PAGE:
Small game hunters long for the day when the occasional covey of wild quail will be a part of their mixed bag of feathers and fur. Tall Timbers is a leader in quail research and they have come to South Carolina to steward land managers about how best to reach their goals of returning bobwhite quail to the landscape.

The 2010 South Carolina Quail Project field day was held November 5 in Williamsburg County. Jerald Sholar of Andrews is the S.C. Project Coordinator and he welcomed more than two hundred quail enthusiasts to the field day. Working closely with plantation manager Craig McFadden, Sholar led several discussions in the field so that land managers could see, touch and get a feel for what working quail habitat should be like.

"It's great to be here in South Carolina, where we see that quail restoration efforts similar to those throughout the Southeast, are being successfully implemented," said Dr. Bill Palmer who is the Director of the Tall Timbers Game Bird Program. The Tall Timbers Research Station and Land Conservancy is based in Tallahasee, Florida but has done extensive work in Alabama and Georgia and is now turning its attention to the quail hunting heritage in South Carolina.

"This property has disproved the theory that lands in South Carolina cannot sustain huntable populations of wild bobwhites," said Jerald Sholar. "Tall Timbers has both short-term and long-term formulas for bobwhite recovery management practices like control of invasive hardwoods and the creation of brood habitat." One message that hit home with land managers during the field day was that large blocks of brood habitat are necessary for quail cover.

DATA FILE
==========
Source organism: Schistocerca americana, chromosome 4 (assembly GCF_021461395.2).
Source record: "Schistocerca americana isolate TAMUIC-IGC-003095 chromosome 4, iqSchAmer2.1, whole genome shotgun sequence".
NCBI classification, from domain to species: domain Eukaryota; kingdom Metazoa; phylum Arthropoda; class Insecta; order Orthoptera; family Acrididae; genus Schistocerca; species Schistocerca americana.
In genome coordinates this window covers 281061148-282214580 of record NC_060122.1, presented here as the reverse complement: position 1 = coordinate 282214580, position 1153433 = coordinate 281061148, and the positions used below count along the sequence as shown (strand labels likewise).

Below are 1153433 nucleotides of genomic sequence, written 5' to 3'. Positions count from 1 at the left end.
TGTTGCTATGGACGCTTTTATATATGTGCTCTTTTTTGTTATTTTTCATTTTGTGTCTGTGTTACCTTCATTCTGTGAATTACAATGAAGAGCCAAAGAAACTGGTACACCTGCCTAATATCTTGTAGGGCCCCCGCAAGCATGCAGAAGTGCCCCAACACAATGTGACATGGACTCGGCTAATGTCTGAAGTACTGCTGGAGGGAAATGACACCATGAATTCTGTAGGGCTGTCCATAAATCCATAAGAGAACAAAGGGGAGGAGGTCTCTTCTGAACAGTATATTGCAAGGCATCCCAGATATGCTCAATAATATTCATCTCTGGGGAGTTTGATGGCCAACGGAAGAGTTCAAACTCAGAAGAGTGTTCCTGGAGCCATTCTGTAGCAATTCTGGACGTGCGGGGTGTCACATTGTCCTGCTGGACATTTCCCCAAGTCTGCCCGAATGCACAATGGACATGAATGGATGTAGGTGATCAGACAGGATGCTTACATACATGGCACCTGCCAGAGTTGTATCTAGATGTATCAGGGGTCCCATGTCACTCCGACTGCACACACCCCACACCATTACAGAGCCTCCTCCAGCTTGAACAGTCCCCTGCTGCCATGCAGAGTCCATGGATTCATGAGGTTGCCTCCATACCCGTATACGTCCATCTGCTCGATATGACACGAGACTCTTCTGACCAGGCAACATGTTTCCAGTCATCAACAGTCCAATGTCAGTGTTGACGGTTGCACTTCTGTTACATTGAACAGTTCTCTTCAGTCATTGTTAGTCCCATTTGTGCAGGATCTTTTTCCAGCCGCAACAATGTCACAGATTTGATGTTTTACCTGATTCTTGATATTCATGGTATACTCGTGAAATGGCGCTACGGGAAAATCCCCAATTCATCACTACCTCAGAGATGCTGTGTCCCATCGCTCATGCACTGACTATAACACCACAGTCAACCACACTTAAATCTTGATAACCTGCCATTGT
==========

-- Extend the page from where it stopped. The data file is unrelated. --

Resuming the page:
While Williamsburg County has remained a stronghold for wild quail, the management techniques applied here have been duplicated with success in Georgetown, Hampton, Colleton and Jasper Counties. Land managers from the Midlands have also had some remnants of wild quail populations, and the S.C. Quail Project looks to work with anyone that wants to join in the restoration of quail habitat. Sholar can be reached at 229-343-4304.

Prescribed fire seems to be one of the main keys in successful quail habitat management. "Frequent fire is as natural, and as important to healthy upland ecosytems as sunshine, rain and wind, so we are mimicking a natural process," said Lane Green, Executive Director of Tall Timbers. Green and other staff members made the trip to South Carolina to support Sholar and the renewed interest of quail management in the Palmetto State. For more information on the organization that recently celebrated its 50th anniversary visit www.TallTimbers.org.

To view more photos from the field day or too leave a comment visit the Events and Announcements forum on SouthCarolinaSportsman.com here.